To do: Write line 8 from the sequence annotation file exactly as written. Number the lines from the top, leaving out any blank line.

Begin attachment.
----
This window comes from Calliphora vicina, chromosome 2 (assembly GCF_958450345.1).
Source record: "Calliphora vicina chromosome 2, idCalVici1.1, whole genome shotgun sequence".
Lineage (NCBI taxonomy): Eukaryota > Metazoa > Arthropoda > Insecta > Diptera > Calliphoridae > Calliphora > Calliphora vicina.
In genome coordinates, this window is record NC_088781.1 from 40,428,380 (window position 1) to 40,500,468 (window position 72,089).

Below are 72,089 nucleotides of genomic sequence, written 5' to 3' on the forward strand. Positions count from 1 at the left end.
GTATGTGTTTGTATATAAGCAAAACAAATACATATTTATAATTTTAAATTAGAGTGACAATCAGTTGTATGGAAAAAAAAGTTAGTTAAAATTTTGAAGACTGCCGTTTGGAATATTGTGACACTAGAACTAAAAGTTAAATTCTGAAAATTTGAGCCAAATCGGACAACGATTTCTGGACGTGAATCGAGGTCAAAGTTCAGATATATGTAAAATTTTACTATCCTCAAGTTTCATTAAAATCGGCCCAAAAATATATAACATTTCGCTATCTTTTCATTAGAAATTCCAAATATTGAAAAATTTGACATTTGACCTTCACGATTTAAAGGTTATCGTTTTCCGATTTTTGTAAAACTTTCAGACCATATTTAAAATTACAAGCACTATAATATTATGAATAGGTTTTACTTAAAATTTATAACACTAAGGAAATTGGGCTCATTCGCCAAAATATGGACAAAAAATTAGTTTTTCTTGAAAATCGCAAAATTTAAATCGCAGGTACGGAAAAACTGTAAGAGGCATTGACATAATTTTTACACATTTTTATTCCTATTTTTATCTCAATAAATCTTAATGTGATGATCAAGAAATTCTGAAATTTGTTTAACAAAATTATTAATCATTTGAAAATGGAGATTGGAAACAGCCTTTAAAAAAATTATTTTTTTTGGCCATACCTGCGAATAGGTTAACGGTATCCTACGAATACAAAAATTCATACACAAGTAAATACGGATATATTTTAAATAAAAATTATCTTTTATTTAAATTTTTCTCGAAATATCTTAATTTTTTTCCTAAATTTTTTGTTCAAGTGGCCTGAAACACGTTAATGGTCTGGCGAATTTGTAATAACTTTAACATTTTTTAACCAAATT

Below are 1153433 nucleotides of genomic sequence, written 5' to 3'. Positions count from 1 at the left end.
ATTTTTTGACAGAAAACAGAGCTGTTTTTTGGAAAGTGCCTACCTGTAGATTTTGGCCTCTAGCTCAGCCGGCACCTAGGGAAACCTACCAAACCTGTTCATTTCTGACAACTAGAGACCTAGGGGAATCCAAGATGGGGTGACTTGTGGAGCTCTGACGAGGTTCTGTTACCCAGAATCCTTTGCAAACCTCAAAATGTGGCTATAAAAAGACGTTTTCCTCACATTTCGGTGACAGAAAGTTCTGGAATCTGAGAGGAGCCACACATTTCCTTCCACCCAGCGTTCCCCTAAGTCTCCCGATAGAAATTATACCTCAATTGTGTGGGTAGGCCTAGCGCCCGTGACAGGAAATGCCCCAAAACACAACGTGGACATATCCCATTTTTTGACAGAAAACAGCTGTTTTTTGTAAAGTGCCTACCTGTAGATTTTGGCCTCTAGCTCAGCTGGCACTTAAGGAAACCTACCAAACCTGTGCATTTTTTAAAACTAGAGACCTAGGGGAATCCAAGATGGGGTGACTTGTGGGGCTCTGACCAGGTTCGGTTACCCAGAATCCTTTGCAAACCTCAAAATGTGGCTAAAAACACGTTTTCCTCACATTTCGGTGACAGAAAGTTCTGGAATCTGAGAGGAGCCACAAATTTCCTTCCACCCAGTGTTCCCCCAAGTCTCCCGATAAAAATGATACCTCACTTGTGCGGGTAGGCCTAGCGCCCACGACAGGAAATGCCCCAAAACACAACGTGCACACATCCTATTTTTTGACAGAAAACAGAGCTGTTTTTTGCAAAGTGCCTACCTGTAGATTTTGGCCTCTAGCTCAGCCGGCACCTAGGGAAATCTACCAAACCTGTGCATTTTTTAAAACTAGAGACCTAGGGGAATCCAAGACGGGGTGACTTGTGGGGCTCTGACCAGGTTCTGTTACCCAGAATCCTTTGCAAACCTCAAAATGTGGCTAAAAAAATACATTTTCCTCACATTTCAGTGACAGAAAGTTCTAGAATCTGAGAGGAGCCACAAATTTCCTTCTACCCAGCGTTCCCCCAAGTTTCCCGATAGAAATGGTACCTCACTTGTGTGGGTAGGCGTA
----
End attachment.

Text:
ATTTTTTGACAGAAAACAGAGCTGTTTTTTGGAAAGTGCCTACCTGTAGATTTTGGCCTCTAGCTCAGCCGGCACCTAGGGAAACCTACCAAACCTGTTCATTTCTGACAACTAGAGACCTAGGGGAATCCAAGATGGGGTGACTTGTGGAGCTCTGACGAGGTTCTGTTACCCAGAATCCTTTGCAAACCTCAAAATGTGGCTATAAAAAGACGTTTTCCTCACATTTCGGTGACAGAAAGTTCTGGAATCTGAGAGGAGCCACACATTTCCTTCCACCCAGCGTTCCCCTAAGTCTCCCGATAGAAATTATACCTCAATTGTGTGGGTAGGCCTAGCGCCCGTGACAGGAAATGCCCCAAAACACAACGTGGACATATCCCATTTTTTGACAGAAAACAGCTGTTTTTTGTAAAGTGCCTACCTGTAGATTTTGGCCTCTAGCTCAGCTGGCACTTAAGGAAACCTACCAAACCTGTGCATTTTTTAAAACTAGAGACCTAGGGGAATCCAAGATGGGGTGACTTGTGGGGCTCTGACCAGGTTCGGTTACCCAGAATCCTTTGCAAACCTCAAAATGTGGCTAAAAACACGTTTTCCTCACATTTCGGTGACAGAAAGTTCTGGAATCTGAGAGGAGCCACAAATTTCCTTCCACCCAGTGTTCCCCCAAGTCTCCCGATAAAAATGATACCTCACTTGTGCGGGTAGGCCTAGCGCCCACGACAGGAAATGCCCCAAAACACAACGTGCACACATCCTATTTTTTGACAGAAAACAGAGCTGTTTTTTGCAAAGTGCCTACCTGTAGATTTTGGCCTCTAGCTCAGCCGGCACCTAGGGAAATCTACCAAACCTGTGCATTTTTTAAAACTAGAGACCTAGGGGAATCCAAGACGGGGTGACTTGTGGGGCTCTGACCAGGTTCTGTTACCCAGAATCCTTTGCAAACCTCAAAATGTGGCTAAAAAAATACATTTTCCTCACATTTCAGTGACAGAAAGTTCTAGAATCTGAGAGGAGCCACAAATTTCCTTCTACCCAGCGTTCCCCCAAGTTTCCCGATAGAAATGGTACCTCACTTGTGTGGGTAGGCGTA